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A coinbase transaction is allowed to have as many outputs as the miner wishes so long as the total amount in those outputs does not exceed the block subsidy + transaction fees for that block. Thus a miner could create a coinbase transaction which has more than one output which pays to himself and someone else. It doesn't matter who the recipients of the ...


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"Buy the dip" is used by traders even for legacy markets and nothing specific for Bitcoin. This will undoubtedly incur high network fees For paying less in fees while moving bitcoin from/to exchange do the following: Use P2P exchanges: Bisq and HodlHodl Use open source bitcoin wallets with active development and support for segwit Use RBF for ...


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This occurs because Bitcoin Core's coin selection algorithm tries to have a minimum change of 0.01 BTC. Fees are subtracted from the change output so the result is that the change output has a lower value, but before fees, it will try to for the change output to be at least 0.01 BTC. As we can see in your transaction, the change before fees is approximately ...


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Transactions vary a lot in data size, so it's usually more useful to compare the feerates of transactions rather than absolute fees. For example, a transaction that batches fifty payments may pay the same feerate, but a significantly higher fee, while still having a lower fee per payment than a transaction that performs a single payment. You may find this ...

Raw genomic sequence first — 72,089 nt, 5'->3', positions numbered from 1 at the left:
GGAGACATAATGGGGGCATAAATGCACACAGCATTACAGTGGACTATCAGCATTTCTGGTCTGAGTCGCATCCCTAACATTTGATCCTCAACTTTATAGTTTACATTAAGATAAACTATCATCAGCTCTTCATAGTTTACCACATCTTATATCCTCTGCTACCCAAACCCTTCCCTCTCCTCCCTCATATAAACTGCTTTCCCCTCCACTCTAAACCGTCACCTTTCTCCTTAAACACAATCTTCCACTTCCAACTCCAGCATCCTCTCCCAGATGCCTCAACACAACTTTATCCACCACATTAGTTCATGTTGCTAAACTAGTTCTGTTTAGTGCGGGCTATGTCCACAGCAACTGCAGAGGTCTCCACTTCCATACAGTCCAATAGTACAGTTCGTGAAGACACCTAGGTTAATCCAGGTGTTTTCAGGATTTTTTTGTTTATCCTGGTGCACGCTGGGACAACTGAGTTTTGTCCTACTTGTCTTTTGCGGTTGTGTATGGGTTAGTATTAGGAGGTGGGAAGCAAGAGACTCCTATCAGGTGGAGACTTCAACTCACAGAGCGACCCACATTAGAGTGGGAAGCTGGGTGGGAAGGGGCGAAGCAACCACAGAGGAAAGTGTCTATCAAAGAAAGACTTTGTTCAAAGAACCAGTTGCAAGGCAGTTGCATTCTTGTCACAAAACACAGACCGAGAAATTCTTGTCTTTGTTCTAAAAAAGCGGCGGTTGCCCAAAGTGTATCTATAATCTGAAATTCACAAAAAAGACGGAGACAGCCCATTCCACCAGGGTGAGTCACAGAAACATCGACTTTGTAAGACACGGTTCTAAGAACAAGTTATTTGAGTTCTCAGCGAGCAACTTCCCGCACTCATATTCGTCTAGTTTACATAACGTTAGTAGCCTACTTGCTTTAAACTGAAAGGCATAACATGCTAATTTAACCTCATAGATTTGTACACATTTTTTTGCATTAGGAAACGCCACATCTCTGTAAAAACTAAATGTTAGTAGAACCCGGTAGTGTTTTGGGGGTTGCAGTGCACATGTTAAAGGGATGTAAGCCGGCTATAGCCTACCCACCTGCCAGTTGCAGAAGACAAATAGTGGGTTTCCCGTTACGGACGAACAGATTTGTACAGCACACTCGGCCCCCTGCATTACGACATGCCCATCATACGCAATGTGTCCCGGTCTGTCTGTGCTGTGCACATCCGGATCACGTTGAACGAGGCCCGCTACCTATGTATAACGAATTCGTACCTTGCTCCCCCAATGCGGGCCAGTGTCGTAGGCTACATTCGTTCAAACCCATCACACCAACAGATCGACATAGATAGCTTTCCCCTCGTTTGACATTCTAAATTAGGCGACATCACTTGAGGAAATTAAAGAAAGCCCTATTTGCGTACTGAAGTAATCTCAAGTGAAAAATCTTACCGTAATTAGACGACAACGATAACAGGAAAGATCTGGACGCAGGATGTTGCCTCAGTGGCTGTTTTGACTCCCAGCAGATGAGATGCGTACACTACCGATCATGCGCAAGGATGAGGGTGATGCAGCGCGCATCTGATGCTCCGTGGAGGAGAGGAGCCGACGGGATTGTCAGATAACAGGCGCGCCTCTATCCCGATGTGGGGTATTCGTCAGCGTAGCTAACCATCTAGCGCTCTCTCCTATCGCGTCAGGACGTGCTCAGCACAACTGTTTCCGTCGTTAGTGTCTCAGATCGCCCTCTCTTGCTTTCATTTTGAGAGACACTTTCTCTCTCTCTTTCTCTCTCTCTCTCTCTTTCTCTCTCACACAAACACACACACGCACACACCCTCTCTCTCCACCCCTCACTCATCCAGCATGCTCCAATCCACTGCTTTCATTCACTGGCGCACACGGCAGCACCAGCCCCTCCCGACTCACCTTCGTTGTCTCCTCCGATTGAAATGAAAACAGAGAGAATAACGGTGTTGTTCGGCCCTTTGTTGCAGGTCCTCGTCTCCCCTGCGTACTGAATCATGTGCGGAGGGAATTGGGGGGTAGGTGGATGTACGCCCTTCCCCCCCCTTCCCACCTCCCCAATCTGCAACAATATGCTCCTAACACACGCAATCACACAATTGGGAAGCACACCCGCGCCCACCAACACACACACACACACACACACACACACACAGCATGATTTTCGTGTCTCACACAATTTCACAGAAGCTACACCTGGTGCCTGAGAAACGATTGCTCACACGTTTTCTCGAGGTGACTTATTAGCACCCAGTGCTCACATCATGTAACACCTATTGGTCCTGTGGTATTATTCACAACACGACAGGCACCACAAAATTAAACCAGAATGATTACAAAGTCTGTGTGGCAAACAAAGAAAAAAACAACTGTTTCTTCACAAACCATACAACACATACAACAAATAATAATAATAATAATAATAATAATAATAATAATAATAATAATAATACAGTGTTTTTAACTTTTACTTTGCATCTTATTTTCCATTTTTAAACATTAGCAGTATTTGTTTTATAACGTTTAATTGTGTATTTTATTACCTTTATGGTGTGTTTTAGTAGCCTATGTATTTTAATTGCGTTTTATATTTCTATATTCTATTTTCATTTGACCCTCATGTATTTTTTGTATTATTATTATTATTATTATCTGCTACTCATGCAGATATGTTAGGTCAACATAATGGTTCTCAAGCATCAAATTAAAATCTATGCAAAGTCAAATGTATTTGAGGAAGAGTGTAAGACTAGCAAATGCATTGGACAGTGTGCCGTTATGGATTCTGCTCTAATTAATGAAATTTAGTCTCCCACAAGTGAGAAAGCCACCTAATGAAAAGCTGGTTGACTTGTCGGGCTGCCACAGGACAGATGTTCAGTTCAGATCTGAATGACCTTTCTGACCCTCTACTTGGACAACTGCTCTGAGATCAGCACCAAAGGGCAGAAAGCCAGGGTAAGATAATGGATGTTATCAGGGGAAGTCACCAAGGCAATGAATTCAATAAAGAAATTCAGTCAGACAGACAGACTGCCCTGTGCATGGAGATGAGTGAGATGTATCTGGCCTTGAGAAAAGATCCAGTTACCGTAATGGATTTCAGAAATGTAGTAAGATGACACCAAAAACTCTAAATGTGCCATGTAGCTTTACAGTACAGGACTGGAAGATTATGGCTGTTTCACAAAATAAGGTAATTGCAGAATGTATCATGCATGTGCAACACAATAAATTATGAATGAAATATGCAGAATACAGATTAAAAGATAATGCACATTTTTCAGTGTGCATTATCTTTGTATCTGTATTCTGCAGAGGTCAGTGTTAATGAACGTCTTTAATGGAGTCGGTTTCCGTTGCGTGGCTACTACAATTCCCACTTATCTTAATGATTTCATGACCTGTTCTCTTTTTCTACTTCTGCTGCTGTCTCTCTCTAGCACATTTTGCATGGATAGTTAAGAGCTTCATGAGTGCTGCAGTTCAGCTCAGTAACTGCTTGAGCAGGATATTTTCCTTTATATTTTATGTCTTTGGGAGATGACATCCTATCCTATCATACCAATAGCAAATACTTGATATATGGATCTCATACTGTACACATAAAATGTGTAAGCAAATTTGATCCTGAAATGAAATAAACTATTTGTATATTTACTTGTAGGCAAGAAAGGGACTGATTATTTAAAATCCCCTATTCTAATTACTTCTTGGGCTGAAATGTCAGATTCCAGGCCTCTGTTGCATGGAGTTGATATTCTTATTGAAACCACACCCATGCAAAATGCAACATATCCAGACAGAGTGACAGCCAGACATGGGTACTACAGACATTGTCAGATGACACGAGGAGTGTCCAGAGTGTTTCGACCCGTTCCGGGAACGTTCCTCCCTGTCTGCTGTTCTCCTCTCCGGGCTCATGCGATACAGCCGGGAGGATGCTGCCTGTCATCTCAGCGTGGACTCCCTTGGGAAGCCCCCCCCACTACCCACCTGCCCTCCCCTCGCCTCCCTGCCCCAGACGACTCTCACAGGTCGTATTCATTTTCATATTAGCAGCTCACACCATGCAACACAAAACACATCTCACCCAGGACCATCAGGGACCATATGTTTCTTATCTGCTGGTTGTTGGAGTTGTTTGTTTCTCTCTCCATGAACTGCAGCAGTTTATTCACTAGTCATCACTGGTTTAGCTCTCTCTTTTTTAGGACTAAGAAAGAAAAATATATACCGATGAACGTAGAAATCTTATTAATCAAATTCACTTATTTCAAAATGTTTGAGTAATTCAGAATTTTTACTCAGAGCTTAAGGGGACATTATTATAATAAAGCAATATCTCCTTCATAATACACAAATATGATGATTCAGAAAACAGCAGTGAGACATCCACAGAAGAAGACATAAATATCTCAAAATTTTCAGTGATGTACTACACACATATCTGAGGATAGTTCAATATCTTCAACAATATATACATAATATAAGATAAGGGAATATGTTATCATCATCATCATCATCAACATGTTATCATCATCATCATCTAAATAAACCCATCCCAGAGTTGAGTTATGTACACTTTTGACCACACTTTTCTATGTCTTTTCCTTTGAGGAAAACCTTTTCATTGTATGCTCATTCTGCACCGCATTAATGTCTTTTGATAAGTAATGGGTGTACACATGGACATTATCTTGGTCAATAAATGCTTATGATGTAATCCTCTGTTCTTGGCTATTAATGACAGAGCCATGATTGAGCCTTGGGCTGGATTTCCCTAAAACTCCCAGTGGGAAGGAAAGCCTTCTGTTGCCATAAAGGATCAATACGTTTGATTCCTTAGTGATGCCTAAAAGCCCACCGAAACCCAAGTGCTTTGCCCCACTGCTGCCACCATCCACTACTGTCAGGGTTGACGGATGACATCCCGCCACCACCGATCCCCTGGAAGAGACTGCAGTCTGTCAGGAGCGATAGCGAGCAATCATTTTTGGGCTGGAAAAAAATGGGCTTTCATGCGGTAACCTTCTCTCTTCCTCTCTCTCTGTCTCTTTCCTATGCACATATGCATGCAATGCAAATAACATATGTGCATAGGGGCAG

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So this gives very useful info, but if I want to see the distribution of all historical transaction fees on the blockchain, how could I do that? The information doesn't look useful. Distribution of fee rates used by unconfirmed transactions can be checked on many websites like https://mempool.space/ https://mempool.observer/ https://btc.bitaps.com/ Fees ...


2

Nevermind. I found out that it is a 2 factor authentication fee. At first I just didn't expect it to be this much.


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Electrum used both UTXO, even if only one was needed, to protect your privacy albeit at the expense of higher fee. This is from the Electrum source code and explain this choice: Attempts to better preserve user privacy. First, if any coin is spent from a user address, all coins are. Compared to spending from other addresses to make up an amount, this reduces ...


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Selecting final will disable RBF for the transaction and you will not be increase the fee anymore. Example: I did a transaction 7d1a7ecd1a68443c07f89f38180d3f3dc945edb2784ebfb7f7c113842d7d8509 with fee rate 1 sat/vByte, increased the fee rate to 3 sat/vBbyte and replace the transaction with d47e59db69c91f3e653da9c5ed0e0f9fc8fdc4422a4e8650d4d6b66c1db60f18 and ...


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The transaction fees can be calculated by subtracting each transaction's inputs from its outputs – that difference is the fee. I would guess your best bet is to clone Bitcoin Core, download the entire blockchain, and start parsing the data yourself. If that sounds like too much, I would start here and then ask another question once you get a full node up and ...


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